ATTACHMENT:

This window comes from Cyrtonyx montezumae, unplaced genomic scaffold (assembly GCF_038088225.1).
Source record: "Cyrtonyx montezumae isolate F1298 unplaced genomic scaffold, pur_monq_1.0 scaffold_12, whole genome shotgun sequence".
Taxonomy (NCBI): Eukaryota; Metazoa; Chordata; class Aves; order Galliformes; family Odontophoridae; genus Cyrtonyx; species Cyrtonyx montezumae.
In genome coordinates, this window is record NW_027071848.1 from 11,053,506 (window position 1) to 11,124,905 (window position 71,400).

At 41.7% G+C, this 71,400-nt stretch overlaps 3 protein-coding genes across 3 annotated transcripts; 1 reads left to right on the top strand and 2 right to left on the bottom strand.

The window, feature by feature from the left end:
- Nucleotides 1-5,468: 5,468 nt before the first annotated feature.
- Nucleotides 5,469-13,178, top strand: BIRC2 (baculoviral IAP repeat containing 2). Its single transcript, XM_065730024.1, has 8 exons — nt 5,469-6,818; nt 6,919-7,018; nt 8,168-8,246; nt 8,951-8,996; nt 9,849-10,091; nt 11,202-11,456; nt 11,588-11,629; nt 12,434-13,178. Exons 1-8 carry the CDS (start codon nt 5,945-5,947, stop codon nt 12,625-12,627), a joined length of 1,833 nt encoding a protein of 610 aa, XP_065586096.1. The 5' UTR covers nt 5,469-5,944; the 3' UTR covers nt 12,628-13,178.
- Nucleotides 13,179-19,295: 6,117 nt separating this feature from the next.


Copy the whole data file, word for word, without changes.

This window comes from Cyrtonyx montezumae, unplaced genomic scaffold (assembly GCF_038088225.1).
Source record: "Cyrtonyx montezumae isolate F1298 unplaced genomic scaffold, pur_monq_1.0 scaffold_12, whole genome shotgun sequence".
Taxonomy (NCBI): Eukaryota; Metazoa; Chordata; class Aves; order Galliformes; family Odontophoridae; genus Cyrtonyx; species Cyrtonyx montezumae.
In genome coordinates, this window is record NW_027071848.1 from 11,053,506 (window position 1) to 11,124,905 (window position 71,400).

At 41.7% G+C, this 71,400-nt stretch overlaps 3 protein-coding genes across 3 annotated transcripts; 1 reads left to right on the top strand and 2 right to left on the bottom strand.

The window, feature by feature from the left end:
- Nucleotides 1-5,468: 5,468 nt before the first annotated feature.
- Nucleotides 5,469-13,178, top strand: BIRC2 (baculoviral IAP repeat containing 2). Its single transcript, XM_065730024.1, has 8 exons — nt 5,469-6,818; nt 6,919-7,018; nt 8,168-8,246; nt 8,951-8,996; nt 9,849-10,091; nt 11,202-11,456; nt 11,588-11,629; nt 12,434-13,178. Exons 1-8 carry the CDS (start codon nt 5,945-5,947, stop codon nt 12,625-12,627), a joined length of 1,833 nt encoding a protein of 610 aa, XP_065586096.1. The 5' UTR covers nt 5,469-5,944; the 3' UTR covers nt 12,628-13,178.
- Nucleotides 13,179-19,295: 6,117 nt separating this feature from the next.